Floriography is a method of cryptological communication that was wildly popular during the Victorian era. In this “language of flowers,” as it was also known, each botanical species was assigned a specific emotional sentiment, varying in tone from sweet (Ivy Geranium conveying the gallant request, “Your hand for the next dance?”) to melodramatic (Vibernum declaring, “I die if neglected”) to downright combative (a dried white rose indicating “death before dishonor”). A thoughtfully curated bouquet delivered a layered poetic memo, which the recipient was required to decipher, with the help of an exhaustive dictionary.
Join us for a talk with Karen Azoulay that will explore the history of Victorian flower dictionaries, and how they reflected the shifting gender values of the time. The secretive language has a fascinating story which can be followed through various cultural and linguistic moments of translation and mis-translation. The floral lexicon will also be contextualized alongside other coded languages from emojis to the gay hankie code.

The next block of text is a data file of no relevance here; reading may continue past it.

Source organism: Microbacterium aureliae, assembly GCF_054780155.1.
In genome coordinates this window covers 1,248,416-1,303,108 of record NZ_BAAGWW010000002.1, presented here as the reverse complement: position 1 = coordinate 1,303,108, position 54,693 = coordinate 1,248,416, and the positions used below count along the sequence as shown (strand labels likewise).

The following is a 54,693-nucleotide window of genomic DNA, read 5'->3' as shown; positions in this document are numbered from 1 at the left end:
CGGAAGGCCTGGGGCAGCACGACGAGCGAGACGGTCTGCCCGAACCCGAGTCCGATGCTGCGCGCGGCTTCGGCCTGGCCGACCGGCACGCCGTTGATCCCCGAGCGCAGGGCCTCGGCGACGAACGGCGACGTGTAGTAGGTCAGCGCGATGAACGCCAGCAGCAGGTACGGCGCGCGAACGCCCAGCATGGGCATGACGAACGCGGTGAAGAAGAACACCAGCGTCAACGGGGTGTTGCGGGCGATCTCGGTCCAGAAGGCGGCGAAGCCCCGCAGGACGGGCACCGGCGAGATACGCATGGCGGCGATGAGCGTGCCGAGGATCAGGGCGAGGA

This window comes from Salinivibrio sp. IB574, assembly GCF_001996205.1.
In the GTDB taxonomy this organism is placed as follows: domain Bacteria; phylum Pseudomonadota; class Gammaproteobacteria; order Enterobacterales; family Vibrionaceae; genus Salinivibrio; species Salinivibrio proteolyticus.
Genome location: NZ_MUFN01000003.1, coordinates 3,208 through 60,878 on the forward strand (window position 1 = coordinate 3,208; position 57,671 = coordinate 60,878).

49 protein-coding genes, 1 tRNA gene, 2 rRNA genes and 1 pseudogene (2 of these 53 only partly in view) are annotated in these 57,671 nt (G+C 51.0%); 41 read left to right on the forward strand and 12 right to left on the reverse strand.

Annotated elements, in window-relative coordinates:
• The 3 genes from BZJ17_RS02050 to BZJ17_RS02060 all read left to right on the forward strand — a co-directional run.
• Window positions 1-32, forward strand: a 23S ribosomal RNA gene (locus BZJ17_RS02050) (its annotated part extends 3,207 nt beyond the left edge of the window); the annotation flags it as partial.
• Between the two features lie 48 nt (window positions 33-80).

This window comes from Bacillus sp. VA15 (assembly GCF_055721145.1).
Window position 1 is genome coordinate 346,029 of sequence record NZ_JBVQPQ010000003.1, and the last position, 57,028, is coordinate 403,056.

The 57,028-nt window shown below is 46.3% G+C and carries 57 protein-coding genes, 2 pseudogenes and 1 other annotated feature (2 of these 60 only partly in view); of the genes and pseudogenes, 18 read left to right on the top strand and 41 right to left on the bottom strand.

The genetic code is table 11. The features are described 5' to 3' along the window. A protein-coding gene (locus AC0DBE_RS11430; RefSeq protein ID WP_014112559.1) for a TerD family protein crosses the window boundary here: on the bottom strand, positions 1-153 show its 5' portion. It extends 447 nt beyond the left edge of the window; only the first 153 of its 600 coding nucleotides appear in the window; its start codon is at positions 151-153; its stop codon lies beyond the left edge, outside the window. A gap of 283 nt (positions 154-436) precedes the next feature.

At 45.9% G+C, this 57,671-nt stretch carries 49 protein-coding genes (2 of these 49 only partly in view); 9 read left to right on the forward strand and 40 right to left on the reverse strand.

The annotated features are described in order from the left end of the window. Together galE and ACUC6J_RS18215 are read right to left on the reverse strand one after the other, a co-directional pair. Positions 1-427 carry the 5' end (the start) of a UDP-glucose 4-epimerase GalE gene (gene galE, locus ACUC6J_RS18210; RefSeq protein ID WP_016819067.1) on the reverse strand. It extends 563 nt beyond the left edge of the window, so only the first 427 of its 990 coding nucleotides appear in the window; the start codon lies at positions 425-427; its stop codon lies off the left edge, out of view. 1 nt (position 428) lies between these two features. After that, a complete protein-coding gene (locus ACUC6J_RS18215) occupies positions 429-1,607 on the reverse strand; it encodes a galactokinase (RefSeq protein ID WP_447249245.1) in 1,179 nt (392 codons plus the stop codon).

Flowers and Their Meanings: A Guide for Deciphering is Karen Azoulay’s contemporary interpretation of these antique books. A fully-functioning floral dictionary, searchable alphabetically by flower as well as by emotion, it features staged photographs that combine carefully chosen blossoms with recognizable hand gestures. Her latest multiple, Flowers and Their Meanings, Playing Cards is a deck of 60 flowers symbol cards. They can be used as a poem generator, a tool for slight of hand illusions, or as a tarot-esque divination game.
Karen Azoulay is an interdisciplinary artist who works within the intersection of performance and sculpture in order to explore earth-elements and the female form. Her projects have been featured and reviewed in publications such as The New York Times, The New Yorker, Hyperallergic, C Magazine and Vogue. Recent exhibitions include Semi-Precious, a solo show at Essex Flowers in New York; Root of the Head at Simone DeSousa Gallery in Detroit; Shellwork, at Erin Stump Projects in Toronto; and A Murky Creature Casts Pennies Into The Quagmire, a performance at Art in General in New York.